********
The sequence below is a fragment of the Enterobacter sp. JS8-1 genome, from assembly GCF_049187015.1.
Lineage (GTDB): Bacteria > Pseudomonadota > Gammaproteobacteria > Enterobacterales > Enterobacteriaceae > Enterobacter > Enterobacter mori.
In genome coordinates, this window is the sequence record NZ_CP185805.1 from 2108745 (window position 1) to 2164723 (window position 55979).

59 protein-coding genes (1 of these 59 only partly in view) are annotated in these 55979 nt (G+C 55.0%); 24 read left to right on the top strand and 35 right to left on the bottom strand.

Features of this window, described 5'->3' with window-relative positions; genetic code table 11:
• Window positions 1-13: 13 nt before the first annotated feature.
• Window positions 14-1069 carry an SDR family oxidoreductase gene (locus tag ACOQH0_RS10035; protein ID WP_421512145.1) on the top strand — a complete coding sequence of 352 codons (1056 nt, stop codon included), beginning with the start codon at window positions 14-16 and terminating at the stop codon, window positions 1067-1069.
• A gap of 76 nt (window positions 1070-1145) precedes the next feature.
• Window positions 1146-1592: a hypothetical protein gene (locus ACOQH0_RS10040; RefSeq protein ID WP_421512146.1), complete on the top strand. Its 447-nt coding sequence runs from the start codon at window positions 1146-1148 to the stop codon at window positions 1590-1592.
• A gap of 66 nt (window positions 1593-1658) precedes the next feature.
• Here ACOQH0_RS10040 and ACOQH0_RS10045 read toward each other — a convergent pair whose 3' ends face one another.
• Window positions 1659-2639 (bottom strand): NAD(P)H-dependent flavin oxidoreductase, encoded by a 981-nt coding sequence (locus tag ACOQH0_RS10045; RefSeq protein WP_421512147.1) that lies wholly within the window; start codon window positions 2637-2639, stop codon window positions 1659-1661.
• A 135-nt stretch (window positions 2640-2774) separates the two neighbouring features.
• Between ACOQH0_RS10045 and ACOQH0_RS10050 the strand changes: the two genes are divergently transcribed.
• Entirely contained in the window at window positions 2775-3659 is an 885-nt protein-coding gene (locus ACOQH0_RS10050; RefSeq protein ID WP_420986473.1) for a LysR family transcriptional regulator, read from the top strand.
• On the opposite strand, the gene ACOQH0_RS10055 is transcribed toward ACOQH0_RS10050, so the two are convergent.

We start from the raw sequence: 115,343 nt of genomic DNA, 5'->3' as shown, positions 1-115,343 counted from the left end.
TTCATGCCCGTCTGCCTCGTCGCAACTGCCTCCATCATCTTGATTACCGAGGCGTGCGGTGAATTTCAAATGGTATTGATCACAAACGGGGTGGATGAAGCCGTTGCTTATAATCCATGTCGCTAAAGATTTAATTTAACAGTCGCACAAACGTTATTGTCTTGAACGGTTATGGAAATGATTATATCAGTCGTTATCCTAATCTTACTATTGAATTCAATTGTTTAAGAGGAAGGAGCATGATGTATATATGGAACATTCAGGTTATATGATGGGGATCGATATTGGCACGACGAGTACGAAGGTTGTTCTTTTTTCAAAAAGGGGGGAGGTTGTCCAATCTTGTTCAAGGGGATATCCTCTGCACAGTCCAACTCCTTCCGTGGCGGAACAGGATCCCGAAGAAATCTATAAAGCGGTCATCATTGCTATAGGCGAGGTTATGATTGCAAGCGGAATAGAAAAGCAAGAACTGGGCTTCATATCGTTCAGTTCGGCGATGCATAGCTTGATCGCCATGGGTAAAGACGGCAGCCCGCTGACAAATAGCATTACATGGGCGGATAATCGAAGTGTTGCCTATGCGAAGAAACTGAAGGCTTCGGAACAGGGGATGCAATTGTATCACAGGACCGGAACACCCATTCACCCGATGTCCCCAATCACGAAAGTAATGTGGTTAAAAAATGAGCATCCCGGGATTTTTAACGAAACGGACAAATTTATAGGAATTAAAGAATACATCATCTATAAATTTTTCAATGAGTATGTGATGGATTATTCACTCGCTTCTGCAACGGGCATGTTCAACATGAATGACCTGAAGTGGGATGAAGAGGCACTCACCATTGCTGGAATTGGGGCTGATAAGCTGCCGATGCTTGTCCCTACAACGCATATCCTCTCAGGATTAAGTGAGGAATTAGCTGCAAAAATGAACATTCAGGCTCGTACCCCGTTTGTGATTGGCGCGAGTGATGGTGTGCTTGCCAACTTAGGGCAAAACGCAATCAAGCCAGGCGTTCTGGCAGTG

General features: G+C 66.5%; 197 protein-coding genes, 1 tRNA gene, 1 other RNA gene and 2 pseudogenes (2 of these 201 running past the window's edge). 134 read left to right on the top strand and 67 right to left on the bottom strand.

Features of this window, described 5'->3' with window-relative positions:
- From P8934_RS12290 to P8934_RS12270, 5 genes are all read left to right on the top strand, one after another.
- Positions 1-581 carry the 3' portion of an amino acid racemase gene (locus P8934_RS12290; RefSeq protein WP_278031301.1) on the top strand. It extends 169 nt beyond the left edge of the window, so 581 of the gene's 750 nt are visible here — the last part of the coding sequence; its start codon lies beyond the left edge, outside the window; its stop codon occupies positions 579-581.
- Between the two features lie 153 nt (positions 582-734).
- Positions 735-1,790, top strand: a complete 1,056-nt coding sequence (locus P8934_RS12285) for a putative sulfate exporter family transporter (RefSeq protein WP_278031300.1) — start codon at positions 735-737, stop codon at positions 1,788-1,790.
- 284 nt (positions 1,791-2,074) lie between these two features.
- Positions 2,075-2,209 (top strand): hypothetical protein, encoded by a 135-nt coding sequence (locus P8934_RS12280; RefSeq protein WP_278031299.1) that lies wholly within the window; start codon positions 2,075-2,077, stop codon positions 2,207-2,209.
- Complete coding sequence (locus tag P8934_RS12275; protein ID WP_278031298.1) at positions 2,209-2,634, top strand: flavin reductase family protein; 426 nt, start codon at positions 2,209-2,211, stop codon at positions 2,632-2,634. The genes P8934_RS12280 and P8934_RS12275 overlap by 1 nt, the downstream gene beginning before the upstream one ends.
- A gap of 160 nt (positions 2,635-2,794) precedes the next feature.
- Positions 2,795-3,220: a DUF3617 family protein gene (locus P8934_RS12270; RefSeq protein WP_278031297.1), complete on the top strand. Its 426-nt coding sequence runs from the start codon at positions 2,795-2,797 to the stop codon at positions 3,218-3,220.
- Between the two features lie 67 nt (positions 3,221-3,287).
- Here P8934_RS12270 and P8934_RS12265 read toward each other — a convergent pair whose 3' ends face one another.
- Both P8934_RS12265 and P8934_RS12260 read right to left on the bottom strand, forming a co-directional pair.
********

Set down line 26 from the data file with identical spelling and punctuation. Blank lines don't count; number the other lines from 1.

- Positions 2,075-2,209 (top strand): hypothetical protein, encoded by a 135-nt coding sequence (locus P8934_RS12280; RefSeq protein WP_278031299.1) that lies wholly within the window; start codon positions 2,075-2,077, stop codon positions 2,207-2,209.